Mark Haber is perhaps one of the most influential yet low-key of tastemakers in the
book world. What Haber reads, people buy, because you know that when Haber recommends it,
it is the real deal.
As with one’s family, Loskutoff has a complicated relationship with the Northwest, one that cannot be reduced to a single definition such as “love” or “hate.” He is mixed up in this wild country, both as an insider Montana native and as an outsider.
Renee Gladman’s book occupies the intersection of the novel, poem, and work of nonfiction. It also spans a familiar world that is now shifting—an Anthropocentric world in the midst of its own calamities.
Garza's use of language and suspense is so skillful that she can remind us of the artifice of fiction in one moment, holding us up so we can see everything in its place, and in the next push our heads back beneath the surface of its conceit.
There is no better depiction of the way grief perches in the heart than recent books by Helen MacDonald and Max Porter.
Lee shifts the onus of responsibility of suicide from the individual to a complex societal structure. She implies that it is not that the person who dies by suicide is weak or selfish, but rather that the surrounding society is broken.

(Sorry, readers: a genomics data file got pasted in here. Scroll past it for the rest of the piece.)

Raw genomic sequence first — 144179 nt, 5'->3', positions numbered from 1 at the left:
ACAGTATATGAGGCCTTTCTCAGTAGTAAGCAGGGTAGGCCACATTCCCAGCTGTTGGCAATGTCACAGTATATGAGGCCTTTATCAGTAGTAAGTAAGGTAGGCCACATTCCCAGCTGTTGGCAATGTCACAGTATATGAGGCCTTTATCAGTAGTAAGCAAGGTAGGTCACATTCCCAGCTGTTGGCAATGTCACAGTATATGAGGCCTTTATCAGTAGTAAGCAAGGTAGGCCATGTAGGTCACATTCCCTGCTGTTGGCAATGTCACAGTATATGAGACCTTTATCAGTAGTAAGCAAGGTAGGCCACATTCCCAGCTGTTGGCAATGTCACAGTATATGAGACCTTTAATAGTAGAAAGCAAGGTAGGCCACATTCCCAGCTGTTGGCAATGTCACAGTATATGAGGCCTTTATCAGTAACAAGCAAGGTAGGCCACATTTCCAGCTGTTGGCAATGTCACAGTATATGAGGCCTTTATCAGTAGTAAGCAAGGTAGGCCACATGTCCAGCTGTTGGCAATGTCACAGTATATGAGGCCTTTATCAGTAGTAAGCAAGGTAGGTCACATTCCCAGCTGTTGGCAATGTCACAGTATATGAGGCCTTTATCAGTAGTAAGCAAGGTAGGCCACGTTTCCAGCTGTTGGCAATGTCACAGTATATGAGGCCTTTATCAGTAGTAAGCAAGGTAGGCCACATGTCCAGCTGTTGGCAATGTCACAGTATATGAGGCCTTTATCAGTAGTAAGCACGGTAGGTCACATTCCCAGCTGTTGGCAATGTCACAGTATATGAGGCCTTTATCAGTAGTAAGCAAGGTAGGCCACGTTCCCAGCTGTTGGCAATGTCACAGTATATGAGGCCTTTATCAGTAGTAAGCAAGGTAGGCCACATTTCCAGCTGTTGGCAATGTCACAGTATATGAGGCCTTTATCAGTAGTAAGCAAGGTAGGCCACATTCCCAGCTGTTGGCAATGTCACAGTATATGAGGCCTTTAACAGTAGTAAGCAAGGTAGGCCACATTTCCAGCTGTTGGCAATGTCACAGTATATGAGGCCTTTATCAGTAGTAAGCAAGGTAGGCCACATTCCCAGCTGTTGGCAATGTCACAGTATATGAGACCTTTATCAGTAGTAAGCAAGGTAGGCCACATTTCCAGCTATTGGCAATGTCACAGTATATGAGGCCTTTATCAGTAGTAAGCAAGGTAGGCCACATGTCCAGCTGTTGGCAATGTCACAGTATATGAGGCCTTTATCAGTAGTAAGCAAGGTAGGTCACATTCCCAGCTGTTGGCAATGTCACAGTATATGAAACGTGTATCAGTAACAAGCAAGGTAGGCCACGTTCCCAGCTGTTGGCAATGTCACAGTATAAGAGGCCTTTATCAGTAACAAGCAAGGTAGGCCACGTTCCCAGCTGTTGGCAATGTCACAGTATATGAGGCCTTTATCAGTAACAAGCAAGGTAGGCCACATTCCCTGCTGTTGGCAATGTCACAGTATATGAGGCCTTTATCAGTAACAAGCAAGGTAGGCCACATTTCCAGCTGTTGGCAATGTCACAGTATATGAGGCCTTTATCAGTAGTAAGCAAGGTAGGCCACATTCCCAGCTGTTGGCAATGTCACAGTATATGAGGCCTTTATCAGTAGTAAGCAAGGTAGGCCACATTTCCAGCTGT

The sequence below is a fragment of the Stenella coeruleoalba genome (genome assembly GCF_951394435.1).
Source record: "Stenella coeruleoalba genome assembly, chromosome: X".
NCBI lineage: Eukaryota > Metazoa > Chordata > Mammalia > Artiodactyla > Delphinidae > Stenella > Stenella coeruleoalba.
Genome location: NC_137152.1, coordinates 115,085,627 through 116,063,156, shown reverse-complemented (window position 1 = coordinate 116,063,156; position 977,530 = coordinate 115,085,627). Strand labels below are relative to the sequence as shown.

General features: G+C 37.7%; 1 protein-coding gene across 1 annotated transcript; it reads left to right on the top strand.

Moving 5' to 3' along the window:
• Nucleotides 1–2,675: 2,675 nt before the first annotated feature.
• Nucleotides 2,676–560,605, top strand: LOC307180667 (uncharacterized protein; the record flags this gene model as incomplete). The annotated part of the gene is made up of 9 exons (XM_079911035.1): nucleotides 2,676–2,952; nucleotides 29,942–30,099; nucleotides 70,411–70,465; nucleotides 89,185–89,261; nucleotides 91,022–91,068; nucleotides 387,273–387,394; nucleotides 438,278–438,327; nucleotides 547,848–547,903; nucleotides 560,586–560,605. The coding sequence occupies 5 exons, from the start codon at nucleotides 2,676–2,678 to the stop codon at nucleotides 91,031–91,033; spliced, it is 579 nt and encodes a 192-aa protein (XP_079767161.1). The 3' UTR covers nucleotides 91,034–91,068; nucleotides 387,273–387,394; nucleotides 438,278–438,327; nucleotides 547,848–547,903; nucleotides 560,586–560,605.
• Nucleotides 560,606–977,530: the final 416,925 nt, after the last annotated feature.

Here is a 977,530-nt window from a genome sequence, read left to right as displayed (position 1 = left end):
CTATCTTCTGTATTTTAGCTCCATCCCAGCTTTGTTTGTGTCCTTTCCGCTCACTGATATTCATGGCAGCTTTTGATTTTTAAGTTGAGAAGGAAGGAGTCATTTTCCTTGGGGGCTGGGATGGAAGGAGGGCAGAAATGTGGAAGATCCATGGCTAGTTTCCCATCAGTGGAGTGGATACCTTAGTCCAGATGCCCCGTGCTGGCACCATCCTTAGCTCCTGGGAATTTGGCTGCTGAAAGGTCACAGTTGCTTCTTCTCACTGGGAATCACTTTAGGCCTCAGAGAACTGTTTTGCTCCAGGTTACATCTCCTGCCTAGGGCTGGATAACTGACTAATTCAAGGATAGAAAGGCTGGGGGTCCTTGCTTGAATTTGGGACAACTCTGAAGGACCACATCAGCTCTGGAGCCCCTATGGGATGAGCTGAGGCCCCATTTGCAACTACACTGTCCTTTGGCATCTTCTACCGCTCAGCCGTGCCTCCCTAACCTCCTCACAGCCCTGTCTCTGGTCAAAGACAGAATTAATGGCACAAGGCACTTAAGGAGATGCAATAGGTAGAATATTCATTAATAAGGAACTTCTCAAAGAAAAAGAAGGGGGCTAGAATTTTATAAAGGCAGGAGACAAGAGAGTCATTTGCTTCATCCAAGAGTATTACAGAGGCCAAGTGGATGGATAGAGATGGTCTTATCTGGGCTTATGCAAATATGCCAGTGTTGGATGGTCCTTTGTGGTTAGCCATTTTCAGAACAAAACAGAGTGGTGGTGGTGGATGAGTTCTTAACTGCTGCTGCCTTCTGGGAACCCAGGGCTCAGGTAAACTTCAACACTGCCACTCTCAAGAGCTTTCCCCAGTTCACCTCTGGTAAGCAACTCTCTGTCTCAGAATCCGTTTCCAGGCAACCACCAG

Dan Sheehan’s intertextual debut novel pursues the different calibers of memory, and asks to what extent we can and should control them.
Memoirs from Paul Kalanithi, Lucy Grealy, Jean-Dominique Bauby, and Porochista Khakpour teach us about turning the story of an ailing body into a work of art.
But in Montreal, according to Freure's speaker, everyone is a loser in the best sense of the word.
Often our ugliest and most tired characters are casually granted new pathways to reinvent and rebrand themselves, allowed safe distance from darker histories their creators would prefer we forget.